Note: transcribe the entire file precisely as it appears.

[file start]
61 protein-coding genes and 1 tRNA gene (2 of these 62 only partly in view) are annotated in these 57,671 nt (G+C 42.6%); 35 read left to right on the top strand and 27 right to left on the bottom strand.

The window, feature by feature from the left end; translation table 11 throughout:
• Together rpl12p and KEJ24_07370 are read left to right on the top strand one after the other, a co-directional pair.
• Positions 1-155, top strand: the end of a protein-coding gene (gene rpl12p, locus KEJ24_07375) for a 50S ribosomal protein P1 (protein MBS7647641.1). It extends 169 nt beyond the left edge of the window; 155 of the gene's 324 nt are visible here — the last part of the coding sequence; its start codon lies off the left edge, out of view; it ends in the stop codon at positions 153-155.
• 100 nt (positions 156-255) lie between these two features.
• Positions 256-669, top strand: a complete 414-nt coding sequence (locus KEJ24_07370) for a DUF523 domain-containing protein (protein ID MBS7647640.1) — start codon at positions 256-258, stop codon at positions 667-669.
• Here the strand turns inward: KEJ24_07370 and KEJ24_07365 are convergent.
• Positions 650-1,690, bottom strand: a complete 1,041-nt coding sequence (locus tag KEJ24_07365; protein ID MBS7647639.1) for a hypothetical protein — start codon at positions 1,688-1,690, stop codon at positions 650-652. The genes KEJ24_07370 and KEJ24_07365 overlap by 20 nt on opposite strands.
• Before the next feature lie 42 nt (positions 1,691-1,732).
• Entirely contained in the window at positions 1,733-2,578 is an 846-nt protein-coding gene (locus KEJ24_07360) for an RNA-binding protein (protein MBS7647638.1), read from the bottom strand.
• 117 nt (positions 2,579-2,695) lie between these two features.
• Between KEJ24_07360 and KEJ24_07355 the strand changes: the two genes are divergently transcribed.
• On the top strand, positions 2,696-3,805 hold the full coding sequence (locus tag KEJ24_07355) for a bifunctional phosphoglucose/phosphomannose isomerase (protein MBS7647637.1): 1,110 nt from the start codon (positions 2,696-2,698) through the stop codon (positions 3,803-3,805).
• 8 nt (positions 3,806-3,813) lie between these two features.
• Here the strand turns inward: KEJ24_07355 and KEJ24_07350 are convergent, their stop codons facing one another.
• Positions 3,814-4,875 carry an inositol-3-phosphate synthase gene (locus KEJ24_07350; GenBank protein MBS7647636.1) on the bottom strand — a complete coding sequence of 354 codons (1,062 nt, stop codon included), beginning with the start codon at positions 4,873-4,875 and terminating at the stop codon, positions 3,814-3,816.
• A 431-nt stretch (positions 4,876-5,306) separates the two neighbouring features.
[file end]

61 protein-coding genes and 1 tRNA gene (2 of these 62 only partly in view) are annotated in these 57,671 nt (G+C 42.6%); 35 read left to right on the top strand and 27 right to left on the bottom strand.

The window, feature by feature from the left end; translation table 11 throughout:
• Together rpl12p and KEJ24_07370 are read left to right on the top strand one after the other, a co-directional pair.
• Positions 1-155, top strand: the end of a protein-coding gene (gene rpl12p, locus KEJ24_07375) for a 50S ribosomal protein P1 (protein MBS7647641.1). It extends 169 nt beyond the left edge of the window; 155 of the gene's 324 nt are visible here — the last part of the coding sequence; its start codon lies off the left edge, out of view; it ends in the stop codon at positions 153-155.
• 100 nt (positions 156-255) lie between these two features.
• Positions 256-669, top strand: a complete 414-nt coding sequence (locus KEJ24_07370) for a DUF523 domain-containing protein (protein ID MBS7647640.1) — start codon at positions 256-258, stop codon at positions 667-669.
• Here the strand turns inward: KEJ24_07370 and KEJ24_07365 are convergent.
• Positions 650-1,690, bottom strand: a complete 1,041-nt coding sequence (locus tag KEJ24_07365; protein ID MBS7647639.1) for a hypothetical protein — start codon at positions 1,688-1,690, stop codon at positions 650-652. The genes KEJ24_07370 and KEJ24_07365 overlap by 20 nt on opposite strands.
• Before the next feature lie 42 nt (positions 1,691-1,732).
• Entirely contained in the window at positions 1,733-2,578 is an 846-nt protein-coding gene (locus KEJ24_07360) for an RNA-binding protein (protein MBS7647638.1), read from the bottom strand.
• 117 nt (positions 2,579-2,695) lie between these two features.
• Between KEJ24_07360 and KEJ24_07355 the strand changes: the two genes are divergently transcribed.
• On the top strand, positions 2,696-3,805 hold the full coding sequence (locus tag KEJ24_07355) for a bifunctional phosphoglucose/phosphomannose isomerase (protein MBS7647637.1): 1,110 nt from the start codon (positions 2,696-2,698) through the stop codon (positions 3,803-3,805).
• 8 nt (positions 3,806-3,813) lie between these two features.
• Here the strand turns inward: KEJ24_07355 and KEJ24_07350 are convergent, their stop codons facing one another.
• Positions 3,814-4,875 carry an inositol-3-phosphate synthase gene (locus KEJ24_07350; GenBank protein MBS7647636.1) on the bottom strand — a complete coding sequence of 354 codons (1,062 nt, stop codon included), beginning with the start codon at positions 4,873-4,875 and terminating at the stop codon, positions 3,814-3,816.
• A 431-nt stretch (positions 4,876-5,306) separates the two neighbouring features.